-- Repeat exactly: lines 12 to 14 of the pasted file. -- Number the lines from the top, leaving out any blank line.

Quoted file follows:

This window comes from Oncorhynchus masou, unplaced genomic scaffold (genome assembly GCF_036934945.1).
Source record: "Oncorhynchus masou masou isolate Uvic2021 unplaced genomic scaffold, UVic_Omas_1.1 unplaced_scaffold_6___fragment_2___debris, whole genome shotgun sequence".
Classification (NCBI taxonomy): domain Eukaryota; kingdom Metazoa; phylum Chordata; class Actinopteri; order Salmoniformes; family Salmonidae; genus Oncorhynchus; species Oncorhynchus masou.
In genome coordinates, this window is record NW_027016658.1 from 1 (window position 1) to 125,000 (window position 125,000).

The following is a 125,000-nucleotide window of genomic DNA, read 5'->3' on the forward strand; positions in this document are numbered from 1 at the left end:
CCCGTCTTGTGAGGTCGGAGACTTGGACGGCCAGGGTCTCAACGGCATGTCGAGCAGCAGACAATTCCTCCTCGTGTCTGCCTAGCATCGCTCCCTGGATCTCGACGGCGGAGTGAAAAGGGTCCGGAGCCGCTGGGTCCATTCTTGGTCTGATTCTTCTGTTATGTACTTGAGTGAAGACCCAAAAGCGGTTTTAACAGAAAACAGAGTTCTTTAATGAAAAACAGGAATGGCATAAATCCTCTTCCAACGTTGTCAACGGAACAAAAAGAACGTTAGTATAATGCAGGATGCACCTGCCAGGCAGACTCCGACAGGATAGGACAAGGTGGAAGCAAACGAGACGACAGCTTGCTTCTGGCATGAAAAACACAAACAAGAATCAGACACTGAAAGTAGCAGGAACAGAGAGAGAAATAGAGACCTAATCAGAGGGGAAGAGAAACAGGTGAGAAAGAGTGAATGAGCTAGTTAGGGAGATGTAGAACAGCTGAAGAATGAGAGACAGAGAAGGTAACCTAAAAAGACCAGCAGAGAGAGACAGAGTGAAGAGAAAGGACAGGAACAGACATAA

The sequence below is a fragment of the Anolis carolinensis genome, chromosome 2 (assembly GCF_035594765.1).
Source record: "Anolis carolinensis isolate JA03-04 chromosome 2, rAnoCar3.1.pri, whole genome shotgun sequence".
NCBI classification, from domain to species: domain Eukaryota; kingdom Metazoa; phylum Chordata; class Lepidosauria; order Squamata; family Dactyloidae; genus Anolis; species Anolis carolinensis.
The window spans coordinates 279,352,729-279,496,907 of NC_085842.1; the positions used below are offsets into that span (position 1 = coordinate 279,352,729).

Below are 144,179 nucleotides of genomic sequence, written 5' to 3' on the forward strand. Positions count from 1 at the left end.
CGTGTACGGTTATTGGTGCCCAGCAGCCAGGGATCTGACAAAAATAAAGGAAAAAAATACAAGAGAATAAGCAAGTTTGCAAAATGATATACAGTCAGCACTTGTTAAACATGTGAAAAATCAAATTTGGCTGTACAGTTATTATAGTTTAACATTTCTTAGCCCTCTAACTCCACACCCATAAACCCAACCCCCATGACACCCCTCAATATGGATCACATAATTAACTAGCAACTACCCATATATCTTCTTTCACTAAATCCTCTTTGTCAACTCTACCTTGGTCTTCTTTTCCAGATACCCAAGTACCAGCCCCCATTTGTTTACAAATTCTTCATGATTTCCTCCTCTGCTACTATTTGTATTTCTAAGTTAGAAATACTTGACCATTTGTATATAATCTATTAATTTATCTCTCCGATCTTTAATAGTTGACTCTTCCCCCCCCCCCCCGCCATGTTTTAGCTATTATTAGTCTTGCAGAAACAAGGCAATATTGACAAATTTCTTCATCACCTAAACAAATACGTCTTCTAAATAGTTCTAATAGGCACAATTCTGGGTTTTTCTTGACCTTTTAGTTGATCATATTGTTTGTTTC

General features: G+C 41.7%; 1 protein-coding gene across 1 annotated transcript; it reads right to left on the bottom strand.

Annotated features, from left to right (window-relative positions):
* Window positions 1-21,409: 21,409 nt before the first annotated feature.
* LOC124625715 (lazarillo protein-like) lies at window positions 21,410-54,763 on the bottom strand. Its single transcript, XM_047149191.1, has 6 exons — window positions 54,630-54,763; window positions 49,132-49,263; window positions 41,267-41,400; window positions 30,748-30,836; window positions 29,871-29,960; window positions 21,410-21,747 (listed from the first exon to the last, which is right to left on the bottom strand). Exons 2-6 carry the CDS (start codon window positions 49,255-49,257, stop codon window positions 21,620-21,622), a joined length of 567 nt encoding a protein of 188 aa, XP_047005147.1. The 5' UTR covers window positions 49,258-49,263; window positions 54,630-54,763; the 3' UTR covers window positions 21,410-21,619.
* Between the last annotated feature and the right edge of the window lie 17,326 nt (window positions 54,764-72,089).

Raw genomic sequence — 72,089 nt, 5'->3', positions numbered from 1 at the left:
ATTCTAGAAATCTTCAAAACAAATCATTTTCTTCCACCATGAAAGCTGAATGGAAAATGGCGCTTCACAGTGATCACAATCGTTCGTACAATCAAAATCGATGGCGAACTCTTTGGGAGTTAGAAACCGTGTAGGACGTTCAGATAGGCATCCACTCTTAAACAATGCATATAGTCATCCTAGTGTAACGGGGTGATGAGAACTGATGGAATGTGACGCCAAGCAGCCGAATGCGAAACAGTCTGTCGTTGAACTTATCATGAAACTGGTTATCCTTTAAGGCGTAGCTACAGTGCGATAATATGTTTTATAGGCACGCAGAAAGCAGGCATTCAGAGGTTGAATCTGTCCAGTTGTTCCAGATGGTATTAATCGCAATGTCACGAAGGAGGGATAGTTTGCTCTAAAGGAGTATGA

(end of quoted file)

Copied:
CGTGTACGGTTATTGGTGCCCAGCAGCCAGGGATCTGACAAAAATAAAGGAAAAAAATACAAGAGAATAAGCAAGTTTGCAAAATGATATACAGTCAGCACTTGTTAAACATGTGAAAAATCAAATTTGGCTGTACAGTTATTATAGTTTAACATTTCTTAGCCCTCTAACTCCACACCCATAAACCCAACCCCCATGACACCCCTCAATATGGATCACATAATTAACTAGCAACTACCCATATATCTTCTTTCACTAAATCCTCTTTGTCAACTCTACCTTGGTCTTCTTTTCCAGATACCCAAGTACCAGCCCCCATTTGTTTACAAATTCTTCATGATTTCCTCCTCTGCTACTATTTGTATTTCTAAGTTAGAAATACTTGACCATTTGTATATAATCTATTAATTTATCTCTCCGATCTTTAATAGTTGACTCTTCCCCCCCCCCCCCGCCATGTTTTAGCTATTATTAGTCTTGCAGAAACAAGGCAATATTGACAAATTTCTTCATCACCTAAACAAATACGTCTTCTAAATAGTTCTAATAGGCACAATTCTGGGTTTTTCTTGACCTTTTAGTTGATCATATTGTTTGTTTC

General features: G+C 41.7%; 1 protein-coding gene across 1 annotated transcript; it reads right to left on the bottom strand.

Annotated features, from left to right (window-relative positions):